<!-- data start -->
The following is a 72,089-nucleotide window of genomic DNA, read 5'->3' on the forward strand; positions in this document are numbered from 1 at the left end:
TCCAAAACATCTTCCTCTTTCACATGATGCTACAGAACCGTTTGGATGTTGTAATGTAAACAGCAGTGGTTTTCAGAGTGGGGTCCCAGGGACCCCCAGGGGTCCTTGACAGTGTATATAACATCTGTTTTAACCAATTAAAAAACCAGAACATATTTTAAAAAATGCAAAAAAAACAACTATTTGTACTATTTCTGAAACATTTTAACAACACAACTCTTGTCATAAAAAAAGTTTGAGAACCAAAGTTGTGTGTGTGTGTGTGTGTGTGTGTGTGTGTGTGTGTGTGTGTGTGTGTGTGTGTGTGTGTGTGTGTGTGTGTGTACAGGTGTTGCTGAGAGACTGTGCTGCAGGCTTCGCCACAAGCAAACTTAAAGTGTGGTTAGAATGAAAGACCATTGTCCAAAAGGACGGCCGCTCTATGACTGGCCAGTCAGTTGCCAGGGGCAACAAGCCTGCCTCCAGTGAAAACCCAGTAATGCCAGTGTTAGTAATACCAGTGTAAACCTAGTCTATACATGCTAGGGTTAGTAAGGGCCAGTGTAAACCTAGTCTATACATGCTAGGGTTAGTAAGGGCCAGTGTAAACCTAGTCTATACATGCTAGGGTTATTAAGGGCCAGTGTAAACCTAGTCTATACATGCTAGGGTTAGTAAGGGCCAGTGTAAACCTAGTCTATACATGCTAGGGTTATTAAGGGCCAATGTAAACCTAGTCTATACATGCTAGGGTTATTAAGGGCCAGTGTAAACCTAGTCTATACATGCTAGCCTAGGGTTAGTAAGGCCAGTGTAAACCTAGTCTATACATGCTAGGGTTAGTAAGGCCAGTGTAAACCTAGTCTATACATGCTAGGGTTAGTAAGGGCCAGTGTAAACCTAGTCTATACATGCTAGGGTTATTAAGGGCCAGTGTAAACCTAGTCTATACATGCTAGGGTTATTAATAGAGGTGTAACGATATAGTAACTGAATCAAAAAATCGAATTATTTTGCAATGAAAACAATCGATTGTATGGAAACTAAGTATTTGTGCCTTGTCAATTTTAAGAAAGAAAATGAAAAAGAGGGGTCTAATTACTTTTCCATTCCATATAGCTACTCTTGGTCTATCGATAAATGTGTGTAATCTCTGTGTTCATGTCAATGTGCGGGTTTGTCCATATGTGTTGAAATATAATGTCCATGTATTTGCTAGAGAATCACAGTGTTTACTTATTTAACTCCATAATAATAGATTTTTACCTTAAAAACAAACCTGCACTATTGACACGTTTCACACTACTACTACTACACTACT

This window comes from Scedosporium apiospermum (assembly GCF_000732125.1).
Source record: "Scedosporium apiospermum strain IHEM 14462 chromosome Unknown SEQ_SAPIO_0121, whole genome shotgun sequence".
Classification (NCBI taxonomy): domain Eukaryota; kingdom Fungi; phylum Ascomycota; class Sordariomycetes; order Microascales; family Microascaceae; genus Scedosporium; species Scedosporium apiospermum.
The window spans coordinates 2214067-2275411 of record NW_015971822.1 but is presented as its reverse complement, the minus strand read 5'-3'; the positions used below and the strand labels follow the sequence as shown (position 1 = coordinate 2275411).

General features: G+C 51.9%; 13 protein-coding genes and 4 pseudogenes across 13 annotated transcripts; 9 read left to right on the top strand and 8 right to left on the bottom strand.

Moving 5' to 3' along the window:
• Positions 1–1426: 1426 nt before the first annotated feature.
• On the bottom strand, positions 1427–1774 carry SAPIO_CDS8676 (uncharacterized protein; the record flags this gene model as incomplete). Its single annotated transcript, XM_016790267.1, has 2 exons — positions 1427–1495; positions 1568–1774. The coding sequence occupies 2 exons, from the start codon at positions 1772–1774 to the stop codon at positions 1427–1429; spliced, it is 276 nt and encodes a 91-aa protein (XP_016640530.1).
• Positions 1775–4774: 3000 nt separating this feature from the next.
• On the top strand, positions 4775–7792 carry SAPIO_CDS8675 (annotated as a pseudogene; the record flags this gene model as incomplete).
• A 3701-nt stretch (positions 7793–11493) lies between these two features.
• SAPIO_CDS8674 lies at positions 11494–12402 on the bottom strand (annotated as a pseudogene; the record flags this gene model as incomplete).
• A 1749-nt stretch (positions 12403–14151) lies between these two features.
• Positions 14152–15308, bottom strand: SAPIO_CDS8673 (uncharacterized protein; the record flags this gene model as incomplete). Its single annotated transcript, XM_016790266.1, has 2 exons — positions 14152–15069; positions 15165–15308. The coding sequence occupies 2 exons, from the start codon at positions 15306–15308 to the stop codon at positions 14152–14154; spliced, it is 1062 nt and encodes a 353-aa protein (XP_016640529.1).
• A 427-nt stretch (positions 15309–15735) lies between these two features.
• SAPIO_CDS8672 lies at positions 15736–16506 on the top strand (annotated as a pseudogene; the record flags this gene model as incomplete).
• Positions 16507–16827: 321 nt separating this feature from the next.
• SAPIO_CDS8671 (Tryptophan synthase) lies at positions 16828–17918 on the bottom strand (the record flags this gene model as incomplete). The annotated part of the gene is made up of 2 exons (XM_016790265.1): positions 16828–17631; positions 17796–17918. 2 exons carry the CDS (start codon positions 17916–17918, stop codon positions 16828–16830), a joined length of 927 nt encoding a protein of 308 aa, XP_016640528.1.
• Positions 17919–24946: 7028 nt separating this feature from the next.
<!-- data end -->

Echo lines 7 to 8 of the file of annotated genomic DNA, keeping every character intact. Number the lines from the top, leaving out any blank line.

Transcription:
General features: G+C 51.9%; 13 protein-coding genes and 4 pseudogenes across 13 annotated transcripts; 9 read left to right on the top strand and 8 right to left on the bottom strand.

Moving 5' to 3' along the window: